Religious influence on state schools ‘could be curtailed’

Headteachers will be handed broad new powers both over the way pupils are taught and the spending of budgets under SNP plans. Picture: TSPL
Headteachers will be handed broad new powers both over the way pupils are taught and the spending of budgets under SNP plans. Picture: TSPL
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SNP plans to transfer powers over state schools away from councils risks marginalising the role of spiritual leaders, senior church figures have warned.

Religious representatives have a legal right to places on local authority education committees, but some churches fear this role will be diminished under new “regional collaboratives” planned to shake up school governance.

John Swinney announced last month plans for regional education boards to provide key support for schools, something which is missing in many areas at the moment.

Headteachers will also be handed broad new powers both over the way pupils are taught and the teachers working in their classrooms under the reforms.

It is understood there are no plans to hand religious figures roles on these bodies, with government sources stressing they will be made up of “experienced and talented educators”, The Times reports.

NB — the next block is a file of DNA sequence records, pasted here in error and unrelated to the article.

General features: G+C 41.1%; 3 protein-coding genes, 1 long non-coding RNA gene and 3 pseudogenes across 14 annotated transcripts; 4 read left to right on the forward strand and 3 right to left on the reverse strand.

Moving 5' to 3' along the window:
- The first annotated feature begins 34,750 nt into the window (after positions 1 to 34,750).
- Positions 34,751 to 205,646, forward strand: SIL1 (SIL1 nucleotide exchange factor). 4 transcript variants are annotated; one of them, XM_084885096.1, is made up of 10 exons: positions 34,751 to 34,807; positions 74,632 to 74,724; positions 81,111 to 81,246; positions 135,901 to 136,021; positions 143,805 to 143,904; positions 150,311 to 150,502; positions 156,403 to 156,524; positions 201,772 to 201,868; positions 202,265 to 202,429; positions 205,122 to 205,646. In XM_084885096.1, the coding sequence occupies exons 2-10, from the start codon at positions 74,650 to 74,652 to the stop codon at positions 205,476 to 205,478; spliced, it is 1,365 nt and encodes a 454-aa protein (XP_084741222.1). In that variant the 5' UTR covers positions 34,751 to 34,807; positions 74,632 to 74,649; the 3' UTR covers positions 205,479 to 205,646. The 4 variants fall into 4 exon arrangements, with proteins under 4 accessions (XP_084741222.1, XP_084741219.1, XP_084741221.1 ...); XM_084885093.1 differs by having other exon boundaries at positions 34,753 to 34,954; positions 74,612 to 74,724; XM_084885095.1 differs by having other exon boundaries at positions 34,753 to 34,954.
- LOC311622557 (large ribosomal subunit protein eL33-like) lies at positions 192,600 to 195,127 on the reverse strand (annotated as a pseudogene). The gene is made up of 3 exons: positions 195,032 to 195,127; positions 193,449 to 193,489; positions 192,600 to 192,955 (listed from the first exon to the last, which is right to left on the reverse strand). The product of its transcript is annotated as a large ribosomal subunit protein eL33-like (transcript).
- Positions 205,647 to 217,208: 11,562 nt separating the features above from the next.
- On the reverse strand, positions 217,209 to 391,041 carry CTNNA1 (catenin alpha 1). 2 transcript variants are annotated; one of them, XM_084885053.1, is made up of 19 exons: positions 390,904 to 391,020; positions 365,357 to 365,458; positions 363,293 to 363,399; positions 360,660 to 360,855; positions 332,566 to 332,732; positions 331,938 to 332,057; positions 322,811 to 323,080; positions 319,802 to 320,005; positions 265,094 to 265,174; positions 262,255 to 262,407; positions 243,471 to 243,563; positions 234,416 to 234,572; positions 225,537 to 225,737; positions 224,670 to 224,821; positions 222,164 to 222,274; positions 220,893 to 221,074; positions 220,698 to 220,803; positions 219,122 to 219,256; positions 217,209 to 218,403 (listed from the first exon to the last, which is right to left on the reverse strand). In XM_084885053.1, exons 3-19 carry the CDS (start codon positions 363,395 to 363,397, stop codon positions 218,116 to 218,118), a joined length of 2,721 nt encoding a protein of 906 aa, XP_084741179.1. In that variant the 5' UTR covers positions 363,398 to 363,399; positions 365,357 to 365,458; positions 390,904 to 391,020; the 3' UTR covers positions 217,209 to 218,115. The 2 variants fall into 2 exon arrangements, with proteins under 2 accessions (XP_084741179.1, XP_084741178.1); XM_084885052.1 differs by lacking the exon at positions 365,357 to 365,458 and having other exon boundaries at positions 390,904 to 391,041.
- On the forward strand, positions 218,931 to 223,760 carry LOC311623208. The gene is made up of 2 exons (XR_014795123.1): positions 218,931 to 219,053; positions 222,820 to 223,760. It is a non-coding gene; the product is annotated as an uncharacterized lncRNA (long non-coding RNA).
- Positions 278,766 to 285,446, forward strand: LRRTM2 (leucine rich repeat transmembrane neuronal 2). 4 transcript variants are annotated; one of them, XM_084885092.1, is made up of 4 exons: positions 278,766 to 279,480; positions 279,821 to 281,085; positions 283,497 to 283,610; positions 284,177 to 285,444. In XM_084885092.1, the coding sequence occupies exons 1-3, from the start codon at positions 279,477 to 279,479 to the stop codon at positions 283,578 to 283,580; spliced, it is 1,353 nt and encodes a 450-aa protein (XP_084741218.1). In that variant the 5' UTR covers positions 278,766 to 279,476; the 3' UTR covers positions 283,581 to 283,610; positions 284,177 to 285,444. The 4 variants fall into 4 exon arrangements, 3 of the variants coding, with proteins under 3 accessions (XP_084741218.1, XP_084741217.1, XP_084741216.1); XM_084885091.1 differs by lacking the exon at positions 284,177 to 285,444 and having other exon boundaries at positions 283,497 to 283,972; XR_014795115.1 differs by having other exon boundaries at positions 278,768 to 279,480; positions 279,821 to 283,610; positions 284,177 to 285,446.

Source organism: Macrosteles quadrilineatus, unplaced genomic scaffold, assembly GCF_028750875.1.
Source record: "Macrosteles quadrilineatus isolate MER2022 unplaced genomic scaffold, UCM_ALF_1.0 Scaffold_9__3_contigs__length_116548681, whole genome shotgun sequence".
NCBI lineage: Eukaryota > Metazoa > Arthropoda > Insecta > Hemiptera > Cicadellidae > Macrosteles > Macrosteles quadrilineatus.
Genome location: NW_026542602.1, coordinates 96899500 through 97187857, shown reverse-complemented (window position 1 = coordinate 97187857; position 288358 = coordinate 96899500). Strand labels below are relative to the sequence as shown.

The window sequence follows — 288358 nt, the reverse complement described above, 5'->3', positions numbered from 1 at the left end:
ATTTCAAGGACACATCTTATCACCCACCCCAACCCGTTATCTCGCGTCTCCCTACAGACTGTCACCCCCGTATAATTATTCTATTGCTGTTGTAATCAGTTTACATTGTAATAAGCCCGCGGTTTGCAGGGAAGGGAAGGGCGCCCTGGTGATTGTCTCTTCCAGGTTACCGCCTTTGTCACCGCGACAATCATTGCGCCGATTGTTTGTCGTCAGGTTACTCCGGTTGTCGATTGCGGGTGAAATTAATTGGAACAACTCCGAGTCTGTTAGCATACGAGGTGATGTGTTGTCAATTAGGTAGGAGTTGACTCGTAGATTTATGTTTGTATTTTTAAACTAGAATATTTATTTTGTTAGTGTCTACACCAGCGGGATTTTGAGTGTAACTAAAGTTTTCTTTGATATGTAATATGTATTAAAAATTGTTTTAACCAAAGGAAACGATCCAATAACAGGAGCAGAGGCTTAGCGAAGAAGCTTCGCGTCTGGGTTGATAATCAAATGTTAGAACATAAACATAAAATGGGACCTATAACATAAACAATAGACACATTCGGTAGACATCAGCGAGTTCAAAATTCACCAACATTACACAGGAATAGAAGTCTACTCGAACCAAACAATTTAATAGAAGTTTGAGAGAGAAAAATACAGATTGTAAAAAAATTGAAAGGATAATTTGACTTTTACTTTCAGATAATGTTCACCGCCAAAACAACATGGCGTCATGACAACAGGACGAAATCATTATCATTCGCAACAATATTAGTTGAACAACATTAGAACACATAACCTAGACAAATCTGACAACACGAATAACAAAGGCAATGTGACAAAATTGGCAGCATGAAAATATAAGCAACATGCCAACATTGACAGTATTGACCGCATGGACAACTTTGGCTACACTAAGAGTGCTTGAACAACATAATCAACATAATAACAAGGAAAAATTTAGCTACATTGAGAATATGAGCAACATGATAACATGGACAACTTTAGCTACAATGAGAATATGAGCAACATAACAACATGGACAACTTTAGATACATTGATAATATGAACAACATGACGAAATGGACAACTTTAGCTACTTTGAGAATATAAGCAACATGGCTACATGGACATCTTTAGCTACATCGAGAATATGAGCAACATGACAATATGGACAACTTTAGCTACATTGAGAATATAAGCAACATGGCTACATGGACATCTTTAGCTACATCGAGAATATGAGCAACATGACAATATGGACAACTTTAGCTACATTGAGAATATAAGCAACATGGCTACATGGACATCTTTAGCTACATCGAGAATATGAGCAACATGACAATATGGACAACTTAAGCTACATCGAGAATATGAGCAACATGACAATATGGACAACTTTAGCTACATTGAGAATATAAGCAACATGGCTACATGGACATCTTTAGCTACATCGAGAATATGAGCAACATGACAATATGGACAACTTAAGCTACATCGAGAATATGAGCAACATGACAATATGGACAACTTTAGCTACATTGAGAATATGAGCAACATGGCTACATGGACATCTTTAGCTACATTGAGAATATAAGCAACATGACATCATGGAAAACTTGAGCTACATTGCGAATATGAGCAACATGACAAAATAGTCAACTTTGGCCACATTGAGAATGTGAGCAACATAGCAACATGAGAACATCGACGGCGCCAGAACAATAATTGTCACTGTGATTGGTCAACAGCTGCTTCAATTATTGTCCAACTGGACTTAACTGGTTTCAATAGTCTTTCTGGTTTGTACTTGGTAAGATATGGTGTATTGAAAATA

David Robertson, minister at St Peter’s Free Church in Dundee and a former moderator of the Free Church of Scotland, said religious figures should be given places on the new regional collaboratives to maintain the status quo.

Scots law currently ensures at least three places on local education committees for religious nominees, which reflects the historical roots of the education system north of the border.

The Reformation of 1560 led to a drive for a ‘school in every parish’, with the Kirk paying for teachers and buildings.

This system led to Scotland having one of the highest literacy rates in the world at a time when few other countries had a nationwide system of education.

But secularists claim the rule is undemocratic in the 21st century and out of step with modern Scotland, where church attendances have plummeted in the last 50 years.

A Church of Scotland spokesman told The Times it was looking forward to discussions about the regional collaboratives but added that local democratic oversight in education should not be eroded.